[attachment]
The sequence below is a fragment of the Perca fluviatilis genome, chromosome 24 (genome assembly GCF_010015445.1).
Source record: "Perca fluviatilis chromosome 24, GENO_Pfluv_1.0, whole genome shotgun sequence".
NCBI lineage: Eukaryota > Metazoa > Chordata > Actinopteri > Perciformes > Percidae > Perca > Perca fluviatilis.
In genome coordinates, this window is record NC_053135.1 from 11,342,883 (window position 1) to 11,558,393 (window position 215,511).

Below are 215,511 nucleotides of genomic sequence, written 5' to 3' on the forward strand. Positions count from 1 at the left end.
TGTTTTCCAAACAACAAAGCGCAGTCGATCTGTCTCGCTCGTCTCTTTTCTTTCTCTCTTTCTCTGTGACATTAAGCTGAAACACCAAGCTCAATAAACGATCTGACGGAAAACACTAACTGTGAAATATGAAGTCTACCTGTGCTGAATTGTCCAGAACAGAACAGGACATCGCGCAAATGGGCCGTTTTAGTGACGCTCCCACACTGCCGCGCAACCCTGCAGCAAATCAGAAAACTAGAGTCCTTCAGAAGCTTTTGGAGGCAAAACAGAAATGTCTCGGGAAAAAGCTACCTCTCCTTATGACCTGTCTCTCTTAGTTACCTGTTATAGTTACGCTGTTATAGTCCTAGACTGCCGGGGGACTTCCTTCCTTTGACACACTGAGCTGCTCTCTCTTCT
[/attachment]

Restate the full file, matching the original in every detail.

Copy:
The sequence below is a fragment of the Perca fluviatilis genome, chromosome 24 (genome assembly GCF_010015445.1).
Source record: "Perca fluviatilis chromosome 24, GENO_Pfluv_1.0, whole genome shotgun sequence".
NCBI lineage: Eukaryota > Metazoa > Chordata > Actinopteri > Perciformes > Percidae > Perca > Perca fluviatilis.
In genome coordinates, this window is record NC_053135.1 from 11,342,883 (window position 1) to 11,558,393 (window position 215,511).

Below are 215,511 nucleotides of genomic sequence, written 5' to 3' on the forward strand. Positions count from 1 at the left end.
TGTTTTCCAAACAACAAAGCGCAGTCGATCTGTCTCGCTCGTCTCTTTTCTTTCTCTCTTTCTCTGTGACATTAAGCTGAAACACCAAGCTCAATAAACGATCTGACGGAAAACACTAACTGTGAAATATGAAGTCTACCTGTGCTGAATTGTCCAGAACAGAACAGGACATCGCGCAAATGGGCCGTTTTAGTGACGCTCCCACACTGCCGCGCAACCCTGCAGCAAATCAGAAAACTAGAGTCCTTCAGAAGCTTTTGGAGGCAAAACAGAAATGTCTCGGGAAAAAGCTACCTCTCCTTATGACCTGTCTCTCTTAGTTACCTGTTATAGTTACGCTGTTATAGTCCTAGACTGCCGGGGGACTTCCTTCCTTTGACACACTGAGCTGCTCTCTCTTCT